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July 20, 2019

     Coming across new vocabulary is one of the great pleasures of translating, and I can’t help but share my delight in coming across the word srėbtuvė. A bit of explanation: the ending -tuvė is often used in nouns that describe a place where some work is done, for example spaustuvė, a printing house (made from the verb spausti, to press), slėptuvė, a hiding place (from slėpti, to hide) or virtuvė, a kitchen, (from virti, to cook). It’s also frequently used for tools, like keptuvė, a frying pan (keptis, to fry), or trintuvė, a grater (from trinti, to rub or grind.)

     Well, then, let’s talk about the verb srėbti, which makes up this delightful word srėbtuvė. Although the Lithuanian dictionaries give its first meaning as “to eat a liquid with a spoon,” I think of it most in connection with its second meaning, to slurp, probably from childhood admonitions on how not to eat. Does this begin to give you an idea of the definition of srėbtuvė? Yes, indeed, it means your mouth, or lips! (It is also used to mean a drunkard. The list of Lithuanian synonyms for drunkard is undoubtedly astounding.) 

     Examples of usage from the dictionary include:

srėbtuvę paleisti, “let your srėbtuvė go,” or start screaming

srėbtuvę aušinti, cool off your srėbtuvė by talking needlessly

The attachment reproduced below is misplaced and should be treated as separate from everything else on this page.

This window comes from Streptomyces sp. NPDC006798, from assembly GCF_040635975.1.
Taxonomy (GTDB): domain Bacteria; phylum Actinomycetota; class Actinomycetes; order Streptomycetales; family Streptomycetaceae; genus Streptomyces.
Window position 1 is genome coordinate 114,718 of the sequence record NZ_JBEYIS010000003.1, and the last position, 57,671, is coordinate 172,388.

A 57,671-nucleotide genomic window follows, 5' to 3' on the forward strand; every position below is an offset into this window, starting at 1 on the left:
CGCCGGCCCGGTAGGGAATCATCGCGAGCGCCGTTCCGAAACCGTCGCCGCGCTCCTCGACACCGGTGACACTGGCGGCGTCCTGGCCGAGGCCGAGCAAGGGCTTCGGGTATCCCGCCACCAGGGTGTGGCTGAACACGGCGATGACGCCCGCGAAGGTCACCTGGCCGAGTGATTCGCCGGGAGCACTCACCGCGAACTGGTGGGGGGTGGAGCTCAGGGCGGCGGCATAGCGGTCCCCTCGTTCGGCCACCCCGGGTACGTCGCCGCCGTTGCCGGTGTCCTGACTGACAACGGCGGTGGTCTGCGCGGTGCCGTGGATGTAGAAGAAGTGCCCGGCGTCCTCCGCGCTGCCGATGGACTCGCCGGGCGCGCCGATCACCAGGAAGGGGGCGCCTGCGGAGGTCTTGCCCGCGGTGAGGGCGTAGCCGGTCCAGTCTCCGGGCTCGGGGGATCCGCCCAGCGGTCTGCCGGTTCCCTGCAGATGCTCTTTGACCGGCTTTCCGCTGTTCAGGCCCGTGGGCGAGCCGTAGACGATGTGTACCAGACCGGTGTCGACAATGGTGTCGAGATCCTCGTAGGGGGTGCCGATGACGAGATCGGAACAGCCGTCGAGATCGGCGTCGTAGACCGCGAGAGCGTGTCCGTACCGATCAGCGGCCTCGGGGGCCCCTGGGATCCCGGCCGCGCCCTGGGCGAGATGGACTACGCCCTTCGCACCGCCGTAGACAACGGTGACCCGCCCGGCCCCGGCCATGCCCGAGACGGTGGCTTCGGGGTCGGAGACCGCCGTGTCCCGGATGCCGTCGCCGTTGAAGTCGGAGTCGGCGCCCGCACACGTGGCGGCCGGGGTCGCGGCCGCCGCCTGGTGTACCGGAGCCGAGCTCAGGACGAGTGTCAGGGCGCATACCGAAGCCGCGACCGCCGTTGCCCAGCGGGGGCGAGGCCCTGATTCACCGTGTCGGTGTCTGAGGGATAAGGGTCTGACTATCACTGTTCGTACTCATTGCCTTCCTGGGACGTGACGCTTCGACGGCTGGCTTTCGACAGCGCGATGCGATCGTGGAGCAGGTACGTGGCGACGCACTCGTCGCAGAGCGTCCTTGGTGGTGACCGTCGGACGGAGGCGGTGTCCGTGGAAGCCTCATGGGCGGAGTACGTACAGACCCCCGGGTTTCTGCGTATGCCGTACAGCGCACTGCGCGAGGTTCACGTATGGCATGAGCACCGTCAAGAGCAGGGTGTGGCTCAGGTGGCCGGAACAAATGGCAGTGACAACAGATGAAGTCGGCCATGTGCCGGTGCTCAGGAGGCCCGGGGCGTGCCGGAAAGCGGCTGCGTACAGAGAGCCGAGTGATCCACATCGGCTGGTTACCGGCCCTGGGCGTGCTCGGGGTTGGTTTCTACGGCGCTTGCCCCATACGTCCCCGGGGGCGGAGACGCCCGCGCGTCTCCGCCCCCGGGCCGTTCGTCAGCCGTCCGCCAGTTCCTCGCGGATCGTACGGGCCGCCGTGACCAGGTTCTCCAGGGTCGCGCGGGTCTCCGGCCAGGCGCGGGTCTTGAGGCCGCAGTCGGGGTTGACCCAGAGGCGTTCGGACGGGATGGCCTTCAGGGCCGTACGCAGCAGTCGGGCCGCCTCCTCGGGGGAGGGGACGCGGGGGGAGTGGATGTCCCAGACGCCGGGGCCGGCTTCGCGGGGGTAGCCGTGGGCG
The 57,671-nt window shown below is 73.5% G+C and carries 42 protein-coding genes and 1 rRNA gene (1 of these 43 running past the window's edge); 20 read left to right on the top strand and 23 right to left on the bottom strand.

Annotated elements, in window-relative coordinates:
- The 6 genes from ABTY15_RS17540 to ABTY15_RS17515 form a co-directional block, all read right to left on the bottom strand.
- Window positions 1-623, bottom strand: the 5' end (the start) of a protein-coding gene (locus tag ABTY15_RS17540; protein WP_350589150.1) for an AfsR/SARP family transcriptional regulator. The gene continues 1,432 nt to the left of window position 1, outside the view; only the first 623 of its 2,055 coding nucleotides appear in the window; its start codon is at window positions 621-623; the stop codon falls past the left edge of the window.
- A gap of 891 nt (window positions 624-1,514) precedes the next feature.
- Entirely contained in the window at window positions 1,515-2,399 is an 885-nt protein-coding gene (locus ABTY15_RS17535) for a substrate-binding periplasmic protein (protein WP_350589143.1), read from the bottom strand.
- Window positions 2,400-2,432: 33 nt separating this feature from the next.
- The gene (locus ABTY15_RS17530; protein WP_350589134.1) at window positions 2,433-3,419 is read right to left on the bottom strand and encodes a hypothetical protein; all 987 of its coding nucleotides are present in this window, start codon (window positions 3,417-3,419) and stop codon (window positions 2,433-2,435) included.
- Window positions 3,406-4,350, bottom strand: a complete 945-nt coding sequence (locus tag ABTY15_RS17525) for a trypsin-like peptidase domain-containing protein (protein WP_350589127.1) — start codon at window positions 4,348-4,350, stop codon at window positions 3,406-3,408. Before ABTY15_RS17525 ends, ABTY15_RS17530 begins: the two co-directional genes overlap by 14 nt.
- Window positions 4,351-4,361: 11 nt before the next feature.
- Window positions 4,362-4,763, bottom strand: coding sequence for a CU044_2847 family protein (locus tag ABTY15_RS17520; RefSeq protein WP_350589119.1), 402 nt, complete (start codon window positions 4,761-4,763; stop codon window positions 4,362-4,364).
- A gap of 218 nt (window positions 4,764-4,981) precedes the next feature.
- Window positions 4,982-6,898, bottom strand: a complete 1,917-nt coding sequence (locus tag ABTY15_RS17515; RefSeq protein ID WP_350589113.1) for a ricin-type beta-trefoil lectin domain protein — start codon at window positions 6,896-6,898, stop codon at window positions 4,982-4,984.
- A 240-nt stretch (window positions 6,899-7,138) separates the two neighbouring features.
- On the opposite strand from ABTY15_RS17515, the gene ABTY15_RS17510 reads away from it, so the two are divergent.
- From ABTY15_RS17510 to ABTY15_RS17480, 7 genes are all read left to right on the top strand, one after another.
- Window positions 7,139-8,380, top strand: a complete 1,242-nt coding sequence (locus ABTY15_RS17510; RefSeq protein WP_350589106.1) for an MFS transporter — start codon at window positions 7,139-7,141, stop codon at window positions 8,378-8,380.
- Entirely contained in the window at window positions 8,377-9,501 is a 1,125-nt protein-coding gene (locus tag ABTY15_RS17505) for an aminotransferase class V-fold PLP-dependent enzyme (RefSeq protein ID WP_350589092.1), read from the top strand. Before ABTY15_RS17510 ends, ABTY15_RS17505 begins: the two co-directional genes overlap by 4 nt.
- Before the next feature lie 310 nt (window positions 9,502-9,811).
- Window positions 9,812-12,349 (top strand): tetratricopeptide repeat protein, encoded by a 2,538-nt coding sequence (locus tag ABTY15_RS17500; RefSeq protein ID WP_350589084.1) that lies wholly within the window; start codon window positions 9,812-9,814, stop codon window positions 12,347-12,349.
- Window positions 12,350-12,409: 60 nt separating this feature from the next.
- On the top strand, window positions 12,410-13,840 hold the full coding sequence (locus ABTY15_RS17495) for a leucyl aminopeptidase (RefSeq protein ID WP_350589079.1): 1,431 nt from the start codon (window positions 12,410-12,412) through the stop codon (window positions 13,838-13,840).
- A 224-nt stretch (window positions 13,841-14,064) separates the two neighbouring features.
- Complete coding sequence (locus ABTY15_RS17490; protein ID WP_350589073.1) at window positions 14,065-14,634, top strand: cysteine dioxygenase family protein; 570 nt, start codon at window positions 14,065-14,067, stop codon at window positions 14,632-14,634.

srėbtuvę uždaryti shut your srėbtuvė

     I’m trying to think of a way to make a good English equivalent. Slurparium? Although slurpette almost sounds for real...

March 26, 2019

     I feel rather silly that I hadn't thought of looking for magpies on youtube before. After all, Pica Pica Press in interested in all things relating to its namesake. I do try to avoid the ones of pet magpies, though—they tend to make me sad. Here's some brief reviews:

     This one features a pause to give a sweep over the location—the foothills of the Colorado Rockies, a "this is where this guy lives" kind of shot. I'm pretty damn envious of the view, bird, but a parking lot is still a parking lot. And then the magpie seems to be stamping its feet, which comes long after you've begun to wonder — is that damn bird trying to talk? (See pet videos.)